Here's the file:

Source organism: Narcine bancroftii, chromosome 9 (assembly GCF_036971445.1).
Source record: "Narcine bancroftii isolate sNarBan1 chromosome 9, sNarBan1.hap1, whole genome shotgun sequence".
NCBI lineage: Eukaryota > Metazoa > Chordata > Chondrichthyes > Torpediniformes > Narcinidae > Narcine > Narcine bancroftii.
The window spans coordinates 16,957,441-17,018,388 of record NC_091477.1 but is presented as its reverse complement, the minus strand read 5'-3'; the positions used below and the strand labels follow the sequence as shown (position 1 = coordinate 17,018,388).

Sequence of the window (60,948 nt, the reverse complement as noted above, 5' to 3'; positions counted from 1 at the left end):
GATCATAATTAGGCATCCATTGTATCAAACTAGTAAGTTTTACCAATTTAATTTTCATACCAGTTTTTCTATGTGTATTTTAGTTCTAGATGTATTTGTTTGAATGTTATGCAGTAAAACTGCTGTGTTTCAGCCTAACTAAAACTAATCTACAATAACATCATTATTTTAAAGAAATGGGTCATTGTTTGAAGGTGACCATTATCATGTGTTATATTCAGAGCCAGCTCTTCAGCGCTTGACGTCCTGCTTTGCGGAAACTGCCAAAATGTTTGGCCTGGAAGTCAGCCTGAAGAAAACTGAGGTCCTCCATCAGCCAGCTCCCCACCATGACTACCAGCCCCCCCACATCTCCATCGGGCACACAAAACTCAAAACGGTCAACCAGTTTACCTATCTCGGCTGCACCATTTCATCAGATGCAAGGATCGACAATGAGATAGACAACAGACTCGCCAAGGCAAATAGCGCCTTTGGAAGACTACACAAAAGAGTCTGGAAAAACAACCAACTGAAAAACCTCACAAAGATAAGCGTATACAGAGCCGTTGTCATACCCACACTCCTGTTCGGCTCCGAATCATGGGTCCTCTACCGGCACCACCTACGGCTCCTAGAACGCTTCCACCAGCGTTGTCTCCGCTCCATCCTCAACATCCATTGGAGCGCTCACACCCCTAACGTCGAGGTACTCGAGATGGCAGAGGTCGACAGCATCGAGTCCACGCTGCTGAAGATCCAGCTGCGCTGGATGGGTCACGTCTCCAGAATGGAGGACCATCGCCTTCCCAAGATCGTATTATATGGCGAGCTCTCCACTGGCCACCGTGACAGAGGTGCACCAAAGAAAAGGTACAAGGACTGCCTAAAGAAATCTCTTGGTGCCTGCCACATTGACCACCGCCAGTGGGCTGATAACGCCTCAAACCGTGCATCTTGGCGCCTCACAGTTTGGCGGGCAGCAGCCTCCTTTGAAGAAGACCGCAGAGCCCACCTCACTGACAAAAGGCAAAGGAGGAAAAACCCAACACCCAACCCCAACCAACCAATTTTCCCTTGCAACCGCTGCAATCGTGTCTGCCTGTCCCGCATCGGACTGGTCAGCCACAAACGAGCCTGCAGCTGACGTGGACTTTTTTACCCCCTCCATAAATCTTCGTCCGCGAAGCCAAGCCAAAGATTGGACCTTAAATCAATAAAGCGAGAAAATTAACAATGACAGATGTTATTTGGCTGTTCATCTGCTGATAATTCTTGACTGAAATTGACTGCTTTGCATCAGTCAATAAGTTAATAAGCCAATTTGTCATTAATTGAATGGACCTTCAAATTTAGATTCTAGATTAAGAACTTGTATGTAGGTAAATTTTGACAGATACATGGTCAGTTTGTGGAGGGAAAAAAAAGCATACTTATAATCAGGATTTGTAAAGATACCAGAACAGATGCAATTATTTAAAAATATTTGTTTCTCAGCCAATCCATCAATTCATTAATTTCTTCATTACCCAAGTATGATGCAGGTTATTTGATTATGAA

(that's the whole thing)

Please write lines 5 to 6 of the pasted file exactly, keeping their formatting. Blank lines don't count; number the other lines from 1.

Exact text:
Sequence of the window (60,948 nt, the reverse complement as noted above, 5' to 3'; positions counted from 1 at the left end):
GATCATAATTAGGCATCCATTGTATCAAACTAGTAAGTTTTACCAATTTAATTTTCATACCAGTTTTTCTATGTGTATTTTAGTTCTAGATGTATTTGTTTGAATGTTATGCAGTAAAACTGCTGTGTTTCAGCCTAACTAAAACTAATCTACAATAACATCATTATTTTAAAGAAATGGGTCATTGTTTGAAGGTGACCATTATCATGTGTTATATTCAGAGCCAGCTCTTCAGCGCTTGACGTCCTGCTTTGCGGAAACTGCCAAAATGTTTGGCCTGGAAGTCAGCCTGAAGAAAACTGAGGTCCTCCATCAGCCAGCTCCCCACCATGACTACCAGCCCCCCCACATCTCCATCGGGCACACAAAACTCAAAACGGTCAACCAGTTTACCTATCTCGGCTGCACCATTTCATCAGATGCAAGGATCGACAATGAGATAGACAACAGACTCGCCAAGGCAAATAGCGCCTTTGGAAGACTACACAAAAGAGTCTGGAAAAACAACCAACTGAAAAACCTCACAAAGATAAGCGTATACAGAGCCGTTGTCATACCCACACTCCTGTTCGGCTCCGAATCATGGGTCCTCTACCGGCACCACCTACGGCTCCTAGAACGCTTCCACCAGCGTTGTCTCCGCTCCATCCTCAACATCCATTGGAGCGCTCACACCCCTAACGTCGAGGTACTCGAGATGGCAGAGGTCGACAGCATCGAGTCCACGCTGCTGAAGATCCAGCTGCGCTGGATGGGTCACGTCTCCAGAATGGAGGACCATCGCCTTCCCAAGATCGTATTATATGGCGAGCTCTCCACTGGCCACCGTGACAGAGGTGCACCAAAGAAAAGGTACAAGGACTGCCTAAAGAAATCTCTTGGTGCCTGCCACATTGACCACCGCCAGTGGGCTGATAACGCCTCAAACCGTGCATCTTGGCGCCTCACAGTTTGGCGGGCAGCAGCCTCCTTTGAAGAAGACCGCAGAGCCCACCTCACTGACAAAAGGCAAAGGAGGAAAAACCCAACACCCAACCCCAACCAACCAATTTTCCCTTGCAACCGCTGCAATCGTGTCTGCCTGTCCCGCATCGGACTGGTCAGCCACAAACGAGCCTGCAGCTGACGTGGACTTTTTTACCCCCTCCATAAATCTTCGTCCGCGAAGCCAAGCCAAAGATTGGACCTTAAATCAATAAAGCGAGAAAATTAACAATGACAGATGTTATTTGGCTGTTCATCTGCTGATAATTCTTGACTGAAATTGACTGCTTTGCATCAGTCAATAAGTTAATAAGCCAATTTGTCATTAATTGAATGGACCTTCAAATTTAGATTCTAGATTAAGAACTTGTATGTAGGTAAATTTTGACAGATACATGGTCAGTTTGTGGAGGGAAAAAAAAGCATACTTATAATCAGGATTTGTAAAGATACCAGAACAGATGCAATTATTTAAAAATATTTGTTTCTCAGCCAATCCATCAATTCATTAATTTCTTCATTACCCAAGTATGATGCAGGTTATTTGATTATGAA